America’s Most Hated Bible Verses

lghcyI’m referring to Ephesians 5 and 1 Peter 3, of course—well, half of them, anyway.  Is the apostolic instruction that wives submit to their husbands inherently abusive? Does a refusal to redact that part of the whole counsel of God enable domestic violence? That’s what John Shore alleges by anecdote in a recent blog post.

He gets himself into trouble them moment he conflates obedience with inferiority—a peculiar injection into a religion centered on a God who we glorify first and foremost because he became obedient unto death on a cross. Regardless, the author’s game is given away in the first paragraph:

My alarm bells went off the moment he identified himself as a “Bible-believing Christian.” That’s code for the kind of anti-gay, anti-science, anti-women, anti-thinking Christian who ruins Christianity.

Suffice to say, Shore’s analysis is not a work of Christian theology, but of the heresy of theological liberalism in which, in true Hegelian fashion, the Spirit of the Age is confused with the Holy Spirit. Despite Scripture’s myriad warnings against it, worldliness is embraced as the highest theological virtue and so Christianity must be conformed to our culture’s leftist mores. Actually believing what Christ says in contradistinction to popular culture ironically ruins Christianity. In other words, it’s just the same old song and dance the Church has had to deal with since Schleiermacher.

But Shore’s post itself isn’t really why I’m writing this. Despite the dubious theology behind it, I saw the article’s central question taken up by a fellow Lutheran on Facebook:

How does a church body (or an individual, for that matter) who believes in traditional gender roles avoid priming women—psychologically conditioning them—to become emotionally and spiritually trapped in an abusive marriage?

People will tell you that there are no bad questions, but that is not true. This… is not a good question. You might as well ask how someone can teach the Fourth Commandment without priming boys and girls to become victims of child abuse. It’s simply a rhetorical device that poisons the well by presenting God’s design of humanity as a dangerous curse rather than a blessing—as though pastors and teachers need to make God’s Word safe before we stoop to teaching it. The truth, however, is that abuse is not any more inherent in a husband’s authority over his wife than it is in parents’ authority over their children. Modern Americans tend to view all authority with suspicion, but that reflects a problem with us rather than a problem with authority.

To be sure, those who were actually abused as children do have a hard time trusting either parents or a God who exhorts them to honor such parents. This is a true spiritual injury and therefore needs to be treated with sensitivity by teachers. However, the practical fact remains that abuse is not the only reason someone might have trouble with the command to honor one’s parents. Spoiled kids rebelling against their parents find it just as difficult—maybe more so. What’s more, spoiled kids are a more common occurrence than abused kids. Accordingly, a teacher cannot simply act as though all his pupils were abused and teach with what would be to most people an exaggerated and obsequious kind of sensitivity.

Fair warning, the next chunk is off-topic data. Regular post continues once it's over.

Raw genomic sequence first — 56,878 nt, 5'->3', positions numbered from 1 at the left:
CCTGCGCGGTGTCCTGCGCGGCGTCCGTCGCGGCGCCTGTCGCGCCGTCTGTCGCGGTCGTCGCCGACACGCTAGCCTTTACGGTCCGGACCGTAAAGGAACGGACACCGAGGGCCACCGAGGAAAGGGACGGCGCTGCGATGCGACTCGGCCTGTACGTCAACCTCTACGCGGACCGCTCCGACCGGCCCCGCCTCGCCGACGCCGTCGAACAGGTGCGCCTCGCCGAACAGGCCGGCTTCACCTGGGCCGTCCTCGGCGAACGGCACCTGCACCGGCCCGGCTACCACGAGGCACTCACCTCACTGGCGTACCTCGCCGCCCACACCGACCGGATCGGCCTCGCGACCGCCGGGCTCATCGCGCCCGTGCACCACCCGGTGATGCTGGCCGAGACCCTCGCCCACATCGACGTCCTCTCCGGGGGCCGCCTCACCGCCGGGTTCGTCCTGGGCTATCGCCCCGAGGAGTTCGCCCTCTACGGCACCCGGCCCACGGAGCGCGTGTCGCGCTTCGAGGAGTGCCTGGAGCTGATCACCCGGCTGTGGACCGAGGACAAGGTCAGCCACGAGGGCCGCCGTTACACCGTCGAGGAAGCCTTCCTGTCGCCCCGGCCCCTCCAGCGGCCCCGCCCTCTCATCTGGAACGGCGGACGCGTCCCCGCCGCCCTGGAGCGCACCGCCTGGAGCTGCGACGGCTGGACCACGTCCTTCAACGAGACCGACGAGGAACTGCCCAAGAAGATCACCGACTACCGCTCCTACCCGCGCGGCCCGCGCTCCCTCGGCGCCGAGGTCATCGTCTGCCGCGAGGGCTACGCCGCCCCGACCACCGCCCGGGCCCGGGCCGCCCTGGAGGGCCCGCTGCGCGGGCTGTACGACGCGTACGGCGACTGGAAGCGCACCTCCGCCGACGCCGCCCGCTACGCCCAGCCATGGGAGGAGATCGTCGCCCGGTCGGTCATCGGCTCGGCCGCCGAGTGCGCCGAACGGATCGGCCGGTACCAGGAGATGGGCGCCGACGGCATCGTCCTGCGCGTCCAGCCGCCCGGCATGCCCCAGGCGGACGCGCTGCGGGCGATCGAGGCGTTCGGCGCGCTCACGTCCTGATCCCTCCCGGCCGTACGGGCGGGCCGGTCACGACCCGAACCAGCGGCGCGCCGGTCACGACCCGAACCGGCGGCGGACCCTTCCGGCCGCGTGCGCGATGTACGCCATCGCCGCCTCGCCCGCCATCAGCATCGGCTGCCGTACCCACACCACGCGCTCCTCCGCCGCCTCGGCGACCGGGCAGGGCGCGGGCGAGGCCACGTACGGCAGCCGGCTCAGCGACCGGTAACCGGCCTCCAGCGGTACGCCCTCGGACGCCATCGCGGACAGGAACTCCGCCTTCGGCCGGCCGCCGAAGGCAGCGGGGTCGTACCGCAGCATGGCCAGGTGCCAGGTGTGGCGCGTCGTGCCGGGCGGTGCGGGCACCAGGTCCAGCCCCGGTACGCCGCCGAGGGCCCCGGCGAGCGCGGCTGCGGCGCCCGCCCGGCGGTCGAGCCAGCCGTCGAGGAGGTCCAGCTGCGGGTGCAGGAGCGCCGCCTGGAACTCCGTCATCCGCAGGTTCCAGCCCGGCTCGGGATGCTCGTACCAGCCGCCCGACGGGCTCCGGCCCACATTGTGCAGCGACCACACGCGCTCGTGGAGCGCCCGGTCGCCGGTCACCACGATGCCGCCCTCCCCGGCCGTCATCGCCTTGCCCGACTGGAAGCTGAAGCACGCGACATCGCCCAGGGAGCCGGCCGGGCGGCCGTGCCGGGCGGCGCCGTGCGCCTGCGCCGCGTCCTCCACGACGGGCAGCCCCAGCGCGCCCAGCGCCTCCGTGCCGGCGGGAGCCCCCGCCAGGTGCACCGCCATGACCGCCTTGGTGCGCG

Neither can a teacher blindly accept his pupils’ opinion of their own parents and curtail his instruction on demand. After all, the spoiled teenager genuinely thinks he’s being abused when his parents impose a curfew, refuse to countenance his fornication, and tell him to stay sober. The spoiled are simply not capable of distinguishing between abuse and parental authority. No, the teacher’s only real choice to to boldly teach the Fourth Commandment to everyone and keep an eye out for victims who need special instruction on top of that. And indeed, that is what the Church typically does; it doesn’t often occur to pastors and teachers to do otherwise. When it comes to Christians who believe their religion is actually true, the well is not yet poisoned on the issue of parental authority.

Unfortunately, the same can not be said on the issue of husbands’ authority. The sad truth is that feminist America has infected the church with the false but ubiquitous belief that a husband’s authority is more danger than blessing. Once again, this is entirely understandable for victims of abuse; they need special help and attention because of their special circumstances. At the same time, however, the far more common cause of distrust for God’s instruction is a rebelliousness among spoiled adult women.

You can can see it in the way complaints of abuse increasingly mirror those of the rebellious teenager. Real abuse is obvious, but as I’ve written before, the victims of real abuse are very often being cast aside through absurd expansions of the concept of abuse. Blaming (e.g. “I can’t believe you forgot to pay the credit card bill.”) is considered abuse by many rubrics. Yelling (e.g. “I can’t believe you forgot to pay the credit card bill!”) is considered emotional abuse. Controlling behavior (e.g. “you can’t keep running up the credit card bill.”) is considered economic abuse as are both sharing and not sharing money (good luck avoiding both of those at once). While real abuse is a tragedy, criteria like these comprise a farce that does nothing but stoke resentment among the spoiled. Defining abuse in a way that effectively makes all long-lasting relationships abusive creates the illusion that abuse is the norm in marriage and that the institution therefore needs to be modified away from God’s design in order to make it safe.